Carnegie Mellon Reappoints Bryant
As School of Computer Science Dean
PITTSBURGH—Randal E. Bryant, University Professor and dean of Carnegie Mellon University's School of Computer Science (SCS), has been reappointed to a five-year term as dean, effective July 1.
Since Bryant became dean in 2004, the school has established the world's first Machine Learning Department, launched the National Science Foundation-sponsored Quality of Life Technology Center with the University of Pittsburgh and conceived and constructed the Gates and Hillman Centers, new classroom, lab and office buildings that the school will occupy later this summer.
"Dean Bryant's steady, thoughtful leadership style has meshed well with the diverse, energetic faculty of the School of Computer Science," said Mark S. Kamlet, university provost. "The school already was a premier institution for computer science education and research, but his guidance has helped extend its reach even further, particularly by increasing interaction with the arts and with the developing world."
SCS was recently ranked among the top four in the nation for its graduate programs by U.S. News and World Report with strengths noted in programming languages, artificial intelligence, systems and theory.
A faculty member since 1984, Bryant is a dedicated teacher who as dean has continued to teach at least one undergraduate course each year. He is co-author of a best-selling textbook, "Computer Systems: A Programmer's Perspective," that is currently used by more than 130 schools worldwide, with translations in Chinese and Russian; a revised version is set for publication later this year. Since he became dean, the school has integrated the concept of "computational thinking" into courses for both computer science majors and non-majors.
As a researcher, Bryant is known in academia and industry for developing computer-aided design tools that simulate and verify digital circuits - seminal work for which the IEEE awarded him its Emanuel R. Piore Award in 2007.
Bryant has recently championed new research initiatives in data-intensive computing, which involves large-scale computing systems similar to those used by Google and other search engines. These systems emphasize the acquisition and manipulation of large data sets rather than faster processing. He has urged the academic computer science community to make data-intensive computing a research priority and has worked to increase the resources available to the school for this work. In 2007, Carnegie Mellon was the first school Yahoo! chose to give access to its M45 computing cluster for data-intensive computing research.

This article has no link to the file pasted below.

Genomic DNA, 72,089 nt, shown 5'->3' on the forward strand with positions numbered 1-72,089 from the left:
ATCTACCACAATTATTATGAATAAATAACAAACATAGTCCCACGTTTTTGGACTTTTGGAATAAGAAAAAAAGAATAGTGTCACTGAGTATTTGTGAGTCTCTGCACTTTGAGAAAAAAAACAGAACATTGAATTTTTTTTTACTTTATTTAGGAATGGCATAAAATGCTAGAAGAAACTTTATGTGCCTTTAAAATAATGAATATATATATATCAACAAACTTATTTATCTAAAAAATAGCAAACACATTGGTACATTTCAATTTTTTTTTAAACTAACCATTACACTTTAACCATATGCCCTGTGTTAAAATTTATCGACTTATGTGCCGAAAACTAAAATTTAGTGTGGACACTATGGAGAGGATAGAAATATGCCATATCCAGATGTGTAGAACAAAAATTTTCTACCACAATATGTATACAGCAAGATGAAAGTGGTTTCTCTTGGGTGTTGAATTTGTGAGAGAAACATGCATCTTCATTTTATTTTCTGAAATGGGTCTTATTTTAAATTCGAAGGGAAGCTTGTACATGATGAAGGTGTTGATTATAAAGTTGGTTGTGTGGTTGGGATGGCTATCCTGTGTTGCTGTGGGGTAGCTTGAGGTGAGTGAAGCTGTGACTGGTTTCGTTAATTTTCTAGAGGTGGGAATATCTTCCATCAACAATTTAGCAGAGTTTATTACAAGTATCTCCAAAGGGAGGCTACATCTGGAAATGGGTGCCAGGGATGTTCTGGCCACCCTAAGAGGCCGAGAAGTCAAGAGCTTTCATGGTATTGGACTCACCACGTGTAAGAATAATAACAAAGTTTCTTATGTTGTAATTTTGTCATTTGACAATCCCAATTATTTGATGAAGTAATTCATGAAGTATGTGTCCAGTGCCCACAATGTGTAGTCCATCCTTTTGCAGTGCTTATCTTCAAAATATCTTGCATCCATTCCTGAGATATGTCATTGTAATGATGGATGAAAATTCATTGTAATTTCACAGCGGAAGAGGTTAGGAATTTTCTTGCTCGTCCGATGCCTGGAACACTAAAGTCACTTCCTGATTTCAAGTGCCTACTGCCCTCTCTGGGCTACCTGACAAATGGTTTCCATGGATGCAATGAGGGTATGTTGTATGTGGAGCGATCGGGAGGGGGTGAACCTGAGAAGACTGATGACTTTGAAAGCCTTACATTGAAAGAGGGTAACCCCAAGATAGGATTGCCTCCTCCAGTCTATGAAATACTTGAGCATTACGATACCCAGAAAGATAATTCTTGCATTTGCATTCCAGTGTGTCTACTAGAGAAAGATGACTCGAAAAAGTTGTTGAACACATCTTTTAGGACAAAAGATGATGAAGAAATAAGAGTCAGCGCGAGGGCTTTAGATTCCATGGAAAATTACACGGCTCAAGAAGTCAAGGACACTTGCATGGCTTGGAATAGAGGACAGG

"Data-intensive computing is a big bet for research that I believe could yield big rewards in the future," Bryant said. "We have only just begun to explore this area, both here at Carnegie Mellon and in academia in general, and I will continue to push hard to get our researchers the access to computing machinery they need to achieve major advances in science, health care and information access."
Bryant earned a bachelor's degree in applied mathematics at the University of Michigan in 1973 and received a doctorate in electrical engineering and computer science from the Massachusetts Institute of Technology in 1981. He was an assistant professor of computer science at the California Institute of Technology before joining Carnegie Mellon in 1984. He became head of the Computer Science Department in 1999 and was named a University Professor in 2004.
In addition to the IEEE Piore Award, he is a co-recipient of the Association for Computing Machinery's (ACM) prestigious Kanellakis Award for Theory and Practice. He is a fellow of both the IEEE and the ACM and a member of the National Academy of Engineering.
A Dean Evaluation Committee of the university's faculty, chaired by University Professor Manuel Blum, recommended Bryant's reappointment. "The committee members did a wonderful job in reviewing and evaluating Dean Bryant," Kamlet said. "The university thanks them for their excellent work."
Pictured above is Randal E. Bryant, dean of Carnegie Mellon University's School of Computer Science.